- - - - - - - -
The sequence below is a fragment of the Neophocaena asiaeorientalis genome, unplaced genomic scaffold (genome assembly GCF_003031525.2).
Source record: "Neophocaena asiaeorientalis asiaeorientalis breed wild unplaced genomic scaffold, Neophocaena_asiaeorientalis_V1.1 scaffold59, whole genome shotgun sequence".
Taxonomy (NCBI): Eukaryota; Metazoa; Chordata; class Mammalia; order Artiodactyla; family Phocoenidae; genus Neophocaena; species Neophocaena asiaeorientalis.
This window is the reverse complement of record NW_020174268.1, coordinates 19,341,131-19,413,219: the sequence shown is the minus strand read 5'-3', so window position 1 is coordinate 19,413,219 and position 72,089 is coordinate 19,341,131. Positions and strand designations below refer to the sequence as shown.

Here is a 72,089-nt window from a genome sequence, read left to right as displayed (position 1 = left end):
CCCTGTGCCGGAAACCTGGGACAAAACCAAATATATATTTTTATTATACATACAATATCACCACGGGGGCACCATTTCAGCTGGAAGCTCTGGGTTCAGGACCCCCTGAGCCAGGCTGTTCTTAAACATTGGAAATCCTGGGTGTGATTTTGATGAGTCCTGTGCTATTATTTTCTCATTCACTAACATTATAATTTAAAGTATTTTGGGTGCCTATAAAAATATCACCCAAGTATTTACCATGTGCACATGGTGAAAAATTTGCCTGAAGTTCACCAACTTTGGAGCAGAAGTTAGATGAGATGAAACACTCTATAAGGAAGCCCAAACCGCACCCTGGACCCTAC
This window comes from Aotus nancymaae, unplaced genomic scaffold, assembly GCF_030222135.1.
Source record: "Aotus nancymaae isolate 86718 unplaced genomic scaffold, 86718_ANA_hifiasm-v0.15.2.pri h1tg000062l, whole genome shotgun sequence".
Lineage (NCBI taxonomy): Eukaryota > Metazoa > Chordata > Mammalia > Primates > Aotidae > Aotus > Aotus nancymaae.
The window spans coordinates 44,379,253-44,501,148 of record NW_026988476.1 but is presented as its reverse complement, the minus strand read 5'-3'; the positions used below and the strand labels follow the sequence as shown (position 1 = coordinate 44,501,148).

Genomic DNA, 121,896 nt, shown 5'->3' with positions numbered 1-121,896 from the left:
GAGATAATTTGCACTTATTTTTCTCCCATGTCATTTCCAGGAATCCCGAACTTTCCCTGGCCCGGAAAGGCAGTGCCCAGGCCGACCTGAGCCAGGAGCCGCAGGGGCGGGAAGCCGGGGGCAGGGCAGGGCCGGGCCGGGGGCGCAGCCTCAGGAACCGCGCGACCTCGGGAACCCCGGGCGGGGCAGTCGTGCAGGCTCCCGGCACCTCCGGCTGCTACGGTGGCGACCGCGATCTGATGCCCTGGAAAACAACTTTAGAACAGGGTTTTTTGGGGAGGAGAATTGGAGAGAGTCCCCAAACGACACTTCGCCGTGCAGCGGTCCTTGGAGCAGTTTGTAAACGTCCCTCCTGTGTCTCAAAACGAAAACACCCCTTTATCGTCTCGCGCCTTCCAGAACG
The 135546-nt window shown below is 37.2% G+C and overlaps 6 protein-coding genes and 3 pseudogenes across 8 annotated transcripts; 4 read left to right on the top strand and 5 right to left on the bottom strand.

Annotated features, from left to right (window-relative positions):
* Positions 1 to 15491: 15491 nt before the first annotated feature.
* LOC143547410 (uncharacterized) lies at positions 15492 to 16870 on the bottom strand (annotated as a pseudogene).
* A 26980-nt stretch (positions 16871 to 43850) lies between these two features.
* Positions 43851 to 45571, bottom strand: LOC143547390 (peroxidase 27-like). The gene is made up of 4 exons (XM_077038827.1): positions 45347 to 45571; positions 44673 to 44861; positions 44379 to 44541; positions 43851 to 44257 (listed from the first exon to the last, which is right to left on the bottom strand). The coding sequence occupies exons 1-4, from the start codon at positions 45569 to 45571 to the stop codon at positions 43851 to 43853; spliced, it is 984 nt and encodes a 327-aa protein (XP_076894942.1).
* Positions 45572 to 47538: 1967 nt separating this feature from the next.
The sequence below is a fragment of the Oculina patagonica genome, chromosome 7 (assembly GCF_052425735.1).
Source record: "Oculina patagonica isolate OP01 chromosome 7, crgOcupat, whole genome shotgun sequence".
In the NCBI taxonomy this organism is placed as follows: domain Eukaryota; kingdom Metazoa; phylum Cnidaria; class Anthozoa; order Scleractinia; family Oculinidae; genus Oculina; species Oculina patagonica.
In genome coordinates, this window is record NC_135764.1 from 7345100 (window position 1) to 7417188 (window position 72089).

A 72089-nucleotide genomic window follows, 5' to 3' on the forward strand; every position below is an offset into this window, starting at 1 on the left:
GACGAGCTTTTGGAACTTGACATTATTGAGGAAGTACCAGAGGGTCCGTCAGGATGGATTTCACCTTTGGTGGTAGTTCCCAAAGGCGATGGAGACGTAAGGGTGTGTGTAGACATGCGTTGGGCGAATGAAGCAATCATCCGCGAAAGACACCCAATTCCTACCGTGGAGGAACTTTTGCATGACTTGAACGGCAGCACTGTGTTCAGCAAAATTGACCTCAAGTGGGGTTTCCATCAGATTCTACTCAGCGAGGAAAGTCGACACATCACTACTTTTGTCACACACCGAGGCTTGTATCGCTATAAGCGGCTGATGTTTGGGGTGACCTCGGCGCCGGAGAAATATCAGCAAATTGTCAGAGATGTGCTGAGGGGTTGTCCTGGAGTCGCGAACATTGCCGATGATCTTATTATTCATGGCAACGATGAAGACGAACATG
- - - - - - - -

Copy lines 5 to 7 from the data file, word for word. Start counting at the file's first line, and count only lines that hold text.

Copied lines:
Here is a 72,089-nt window from a genome sequence, read left to right as displayed (position 1 = left end):
CCCTGTGCCGGAAACCTGGGACAAAACCAAATATATATTTTTATTATACATACAATATCACCACGGGGGCACCATTTCAGCTGGAAGCTCTGGGTTCAGGACCCCCTGAGCCAGGCTGTTCTTAAACATTGGAAATCCTGGGTGTGATTTTGATGAGTCCTGTGCTATTATTTTCTCATTCACTAACATTATAATTTAAAGTATTTTGGGTGCCTATAAAAATATCACCCAAGTATTTACCATGTGCACATGGTGAAAAATTTGCCTGAAGTTCACCAACTTTGGAGCAGAAGTTAGATGAGATGAAACACTCTATAAGGAAGCCCAAACCGCACCCTGGACCCTAC
This window comes from Aotus nancymaae, unplaced genomic scaffold, assembly GCF_030222135.1.